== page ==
Acute Disseminated Encephalomyelitis (ADEM)

Acute Disseminated Encephalomyelitis or ADEM is a condition caused by inflammation in the brain and spinal cord that leads to damage and destruction of myelin, which acts as a protective layer around nerve endings.

There is a strong correlation between recent infections and viruses and the development of ADEM in patients. In a much smaller percentage of cases, the measles, mumps, and rubella vaccine contributed to the development of ADEM.

The condition can cause partial or complete vision loss due to the inflammation of the optical nerve, muscle weakness that could lead to paralysis in extreme cases, and difficulty controlling movements in limbs.

Cause of ADEM

The leading cause of ADEM is a sudden, intensive attack of the inflammation in the brain and spinal cord tissue, damaging the myelin that protects nerve endings. The initial attack mimics encephalitis symptoms, such as fever, fatigue, nausea, vomiting, and headaches. The sudden onset of symptoms often misleads doctors and medical professionals to diagnose the condition as a multiple sclerosis (MS) attack.

Scientific research shows a close link between strong infections and viruses and ADEM. The same research also indicates that a small percentage of patients develop Acute Disseminated Encephalomyelitis after vaccination.

Do Vaccines Cause ADEM?

While there is no direct scientific evidence to support the claims that certain vaccines cause ADEM, there are many cases where patients have developed ADEM after a vaccination. The most common type of vaccine associated with ADEM is the measles, mumps, and rubella vaccine.

Since the federal government has recognized Acute Disseminated Encephalomyelitis vaccine injury, it is an eligible condition for compensation on the National Vaccine Injury Compensation Program list. If you or your loved ones develop symptoms consistent with ADEM vaccine injury, you might be eligible for compensation from the federal government.


The most common symptoms associated with ADEM are mainly neurological:

  • Partial or full loss of vision due to inflammation of the optical nerve
  • Muscle weakness and, in rare cases, paralysis
  • Loss of control of voluntary muscle movements

These symptoms have a lot in common with early MS attacks, leading many doctors to misdiagnose the condition. However, the differences in the symptoms are quite apparent. ADEM manifests quickly and causes damage to myelin, while MS causes damage in smaller attacks over time.


All ADEM-related treatment focuses on reducing the inflammation in the affected areas in the brain and spinal cord. Patients start the treatment using anti-inflammatory drugs, such as corticosteroid methylprednisolone or oral corticosteroids.  Most of the patients show improvements within days of the therapy. If corticosteroids do not help, doctors might try plasmapheresis or immunoglobulin therapy.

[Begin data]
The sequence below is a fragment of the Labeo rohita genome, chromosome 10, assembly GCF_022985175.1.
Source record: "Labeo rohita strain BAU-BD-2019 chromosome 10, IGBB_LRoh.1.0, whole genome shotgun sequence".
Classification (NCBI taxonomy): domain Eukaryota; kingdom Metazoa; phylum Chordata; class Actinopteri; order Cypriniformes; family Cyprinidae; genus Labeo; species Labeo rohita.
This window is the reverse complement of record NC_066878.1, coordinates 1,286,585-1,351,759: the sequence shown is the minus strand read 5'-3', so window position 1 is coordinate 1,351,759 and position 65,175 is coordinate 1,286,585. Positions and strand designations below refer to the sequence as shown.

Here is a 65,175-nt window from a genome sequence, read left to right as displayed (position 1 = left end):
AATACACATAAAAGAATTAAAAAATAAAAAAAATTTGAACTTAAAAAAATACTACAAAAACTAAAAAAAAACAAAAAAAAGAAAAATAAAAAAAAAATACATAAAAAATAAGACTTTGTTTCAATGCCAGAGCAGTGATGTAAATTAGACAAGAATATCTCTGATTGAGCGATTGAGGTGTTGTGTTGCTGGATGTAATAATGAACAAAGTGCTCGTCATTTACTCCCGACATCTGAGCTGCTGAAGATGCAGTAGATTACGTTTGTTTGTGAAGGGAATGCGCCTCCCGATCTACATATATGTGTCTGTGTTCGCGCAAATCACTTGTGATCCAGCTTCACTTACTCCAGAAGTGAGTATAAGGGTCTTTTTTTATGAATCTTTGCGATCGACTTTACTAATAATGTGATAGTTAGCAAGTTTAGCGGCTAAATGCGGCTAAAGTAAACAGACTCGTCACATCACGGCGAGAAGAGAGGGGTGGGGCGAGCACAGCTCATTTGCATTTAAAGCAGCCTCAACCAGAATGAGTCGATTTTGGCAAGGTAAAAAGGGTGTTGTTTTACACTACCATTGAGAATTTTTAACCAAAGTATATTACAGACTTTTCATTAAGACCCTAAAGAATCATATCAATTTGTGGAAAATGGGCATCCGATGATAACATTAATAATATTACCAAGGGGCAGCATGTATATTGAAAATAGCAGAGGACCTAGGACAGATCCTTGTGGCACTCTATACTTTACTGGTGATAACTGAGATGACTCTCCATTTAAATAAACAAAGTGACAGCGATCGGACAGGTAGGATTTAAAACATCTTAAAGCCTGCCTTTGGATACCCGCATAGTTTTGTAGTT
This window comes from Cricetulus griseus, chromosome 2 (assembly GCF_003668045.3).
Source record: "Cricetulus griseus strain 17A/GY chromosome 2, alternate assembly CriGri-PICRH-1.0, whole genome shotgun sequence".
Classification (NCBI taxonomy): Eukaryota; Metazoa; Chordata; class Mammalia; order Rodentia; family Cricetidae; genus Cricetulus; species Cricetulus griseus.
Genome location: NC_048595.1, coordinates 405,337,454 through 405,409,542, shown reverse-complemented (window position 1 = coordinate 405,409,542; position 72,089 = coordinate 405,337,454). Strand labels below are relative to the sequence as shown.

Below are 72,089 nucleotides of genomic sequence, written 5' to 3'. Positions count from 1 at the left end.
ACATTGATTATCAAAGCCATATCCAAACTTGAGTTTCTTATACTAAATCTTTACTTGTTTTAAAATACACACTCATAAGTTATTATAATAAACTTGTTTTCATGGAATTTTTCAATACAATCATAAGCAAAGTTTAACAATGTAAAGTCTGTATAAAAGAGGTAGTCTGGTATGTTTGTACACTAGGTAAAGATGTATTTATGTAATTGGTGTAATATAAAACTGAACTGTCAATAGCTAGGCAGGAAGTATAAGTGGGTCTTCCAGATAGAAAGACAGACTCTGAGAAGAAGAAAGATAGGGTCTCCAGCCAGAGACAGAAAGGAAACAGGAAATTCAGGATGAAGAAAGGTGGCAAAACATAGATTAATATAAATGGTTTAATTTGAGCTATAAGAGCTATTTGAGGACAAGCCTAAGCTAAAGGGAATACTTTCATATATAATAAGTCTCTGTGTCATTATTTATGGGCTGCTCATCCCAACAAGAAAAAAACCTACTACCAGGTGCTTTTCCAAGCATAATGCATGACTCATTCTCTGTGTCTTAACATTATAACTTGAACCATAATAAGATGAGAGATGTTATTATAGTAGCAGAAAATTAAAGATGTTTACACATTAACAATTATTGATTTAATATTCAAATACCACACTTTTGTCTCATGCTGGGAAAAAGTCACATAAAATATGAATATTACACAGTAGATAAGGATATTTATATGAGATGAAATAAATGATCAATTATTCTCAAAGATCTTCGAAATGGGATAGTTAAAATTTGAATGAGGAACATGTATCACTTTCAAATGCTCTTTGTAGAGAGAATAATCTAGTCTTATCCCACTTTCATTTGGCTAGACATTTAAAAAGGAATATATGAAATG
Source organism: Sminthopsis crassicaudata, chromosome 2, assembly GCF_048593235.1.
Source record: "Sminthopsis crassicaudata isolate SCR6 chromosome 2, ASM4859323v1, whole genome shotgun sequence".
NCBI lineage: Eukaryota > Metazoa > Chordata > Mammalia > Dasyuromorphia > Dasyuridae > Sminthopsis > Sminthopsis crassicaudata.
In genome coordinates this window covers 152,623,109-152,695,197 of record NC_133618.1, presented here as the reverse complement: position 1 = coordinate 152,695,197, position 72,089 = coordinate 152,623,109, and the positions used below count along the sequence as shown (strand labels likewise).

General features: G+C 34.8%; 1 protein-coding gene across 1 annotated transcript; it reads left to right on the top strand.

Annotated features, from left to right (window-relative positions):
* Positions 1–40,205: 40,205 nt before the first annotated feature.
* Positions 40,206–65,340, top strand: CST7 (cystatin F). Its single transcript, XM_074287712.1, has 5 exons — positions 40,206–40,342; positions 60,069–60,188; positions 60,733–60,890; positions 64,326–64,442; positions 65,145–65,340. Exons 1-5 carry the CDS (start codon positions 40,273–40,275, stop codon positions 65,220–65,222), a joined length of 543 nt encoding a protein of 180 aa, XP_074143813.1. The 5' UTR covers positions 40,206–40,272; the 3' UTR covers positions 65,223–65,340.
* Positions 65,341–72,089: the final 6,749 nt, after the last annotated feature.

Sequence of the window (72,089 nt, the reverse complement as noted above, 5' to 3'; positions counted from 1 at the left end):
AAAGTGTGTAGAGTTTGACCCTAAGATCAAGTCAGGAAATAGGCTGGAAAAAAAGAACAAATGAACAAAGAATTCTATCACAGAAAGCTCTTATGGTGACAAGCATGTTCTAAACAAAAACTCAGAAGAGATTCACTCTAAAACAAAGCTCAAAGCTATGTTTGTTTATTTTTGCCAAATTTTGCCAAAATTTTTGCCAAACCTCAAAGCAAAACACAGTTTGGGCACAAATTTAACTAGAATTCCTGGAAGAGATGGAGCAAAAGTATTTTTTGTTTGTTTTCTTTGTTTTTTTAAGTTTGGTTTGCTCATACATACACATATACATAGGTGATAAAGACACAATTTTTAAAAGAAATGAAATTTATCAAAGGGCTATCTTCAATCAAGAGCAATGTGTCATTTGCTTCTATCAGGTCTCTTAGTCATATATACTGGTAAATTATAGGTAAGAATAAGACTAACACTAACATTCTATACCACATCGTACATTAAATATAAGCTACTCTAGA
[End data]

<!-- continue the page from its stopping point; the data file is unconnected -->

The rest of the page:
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The long-term outlook for most ADEM patients is favorable, as a large percentage of them will fully recover within six months. In a smaller percentage of cases, patients might recover with some lingering issues such as nerve damage, impaired vision, weakness, or cognitive difficulties. In very rare cases, ADEM can lead to death.

ADEM is a condition that can reoccur. In those situations, the patient undergoes initial therapy again.


What causes ADEM?

ADEM typically occurs a week or two after an infection. Bacterial, viral, or other types of infections have all been associated with ADEM. Occasionally, the condition can occur after a vaccination, usually the one for measles, mumps, and rubella.

What are the symptoms of ADEM?

ADEM comes with various neurological symptoms such as loss of vision, loss of muscle control, muscle weakness or paralysis, fever, nausea, vomiting, etc.

What treatment options are available?

The main treatment option is the use of anti-inflammatory drugs such as corticosteroid methylprednisolone. The goal of treatment is to reduce inflammation in the central nervous system. If the steroid treatment fails, plasmapheresis or intravenous immunoglobulin therapy is the second option.

If you are developing ADEM-like symptoms, visit a doctor as soon as possible. The doctor’s ADEM diagnosis will also include a treatment plan and some additional things you can do to improve your condition.

ADEM is on the list of eligible conditions for the National Vaccine Injury Compensation Program (NVICP), and you or your loved ones might be eligible for compensation if your ADEM diagnosis coincides with a recent vaccination.

Applying for and claiming compensation from the NVICP is complex and could take a long time to complete, and legal assistance during this process is highly recommended. At Sedaka Associates, we help clients apply for vaccine injury-related compensation by providing legal advice, preparing the necessary documentation, and navigating the complex legal framework.

Book a consultation to learn more about your rights and options.


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The first step in helping yourself or a loved one after a serious vaccine related injury is to contact us for a free review of your case.

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